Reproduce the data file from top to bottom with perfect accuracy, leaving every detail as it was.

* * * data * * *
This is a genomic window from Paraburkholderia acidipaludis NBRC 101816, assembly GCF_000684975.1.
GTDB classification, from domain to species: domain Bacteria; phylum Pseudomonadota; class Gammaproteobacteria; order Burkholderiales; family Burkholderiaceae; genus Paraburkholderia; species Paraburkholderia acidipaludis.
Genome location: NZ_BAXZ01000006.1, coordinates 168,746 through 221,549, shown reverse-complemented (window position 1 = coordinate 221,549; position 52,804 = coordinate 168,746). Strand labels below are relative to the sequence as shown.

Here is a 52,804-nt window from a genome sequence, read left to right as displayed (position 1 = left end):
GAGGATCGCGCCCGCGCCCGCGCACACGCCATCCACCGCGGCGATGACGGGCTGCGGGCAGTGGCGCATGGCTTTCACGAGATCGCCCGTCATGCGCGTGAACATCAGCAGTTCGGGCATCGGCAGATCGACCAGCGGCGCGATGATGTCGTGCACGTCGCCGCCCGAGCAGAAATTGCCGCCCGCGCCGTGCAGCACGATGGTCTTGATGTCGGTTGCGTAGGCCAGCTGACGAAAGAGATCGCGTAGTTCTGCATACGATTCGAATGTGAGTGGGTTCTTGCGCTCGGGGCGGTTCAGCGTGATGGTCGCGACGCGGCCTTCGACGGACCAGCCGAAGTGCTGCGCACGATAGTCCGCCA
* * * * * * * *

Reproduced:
This is a genomic window from Paraburkholderia acidipaludis NBRC 101816, assembly GCF_000684975.1.
GTDB classification, from domain to species: domain Bacteria; phylum Pseudomonadota; class Gammaproteobacteria; order Burkholderiales; family Burkholderiaceae; genus Paraburkholderia; species Paraburkholderia acidipaludis.
Genome location: NZ_BAXZ01000006.1, coordinates 168,746 through 221,549, shown reverse-complemented (window position 1 = coordinate 221,549; position 52,804 = coordinate 168,746). Strand labels below are relative to the sequence as shown.

Here is a 52,804-nt window from a genome sequence, read left to right as displayed (position 1 = left end):
GAGGATCGCGCCCGCGCCCGCGCACACGCCATCCACCGCGGCGATGACGGGCTGCGGGCAGTGGCGCATGGCTTTCACGAGATCGCCCGTCATGCGCGTGAACATCAGCAGTTCGGGCATCGGCAGATCGACCAGCGGCGCGATGATGTCGTGCACGTCGCCGCCCGAGCAGAAATTGCCGCCCGCGCCGTGCAGCACGATGGTCTTGATGTCGGTTGCGTAGGCCAGCTGACGAAAGAGATCGCGTAGTTCTGCATACGATTCGAATGTGAGTGGGTTCTTGCGCTCGGGGCGGTTCAGCGTGATGGTCGCGACGCGGCCTTCGACGGACCAGCCGAAGTGCTGCGCACGATAGTCCGCCA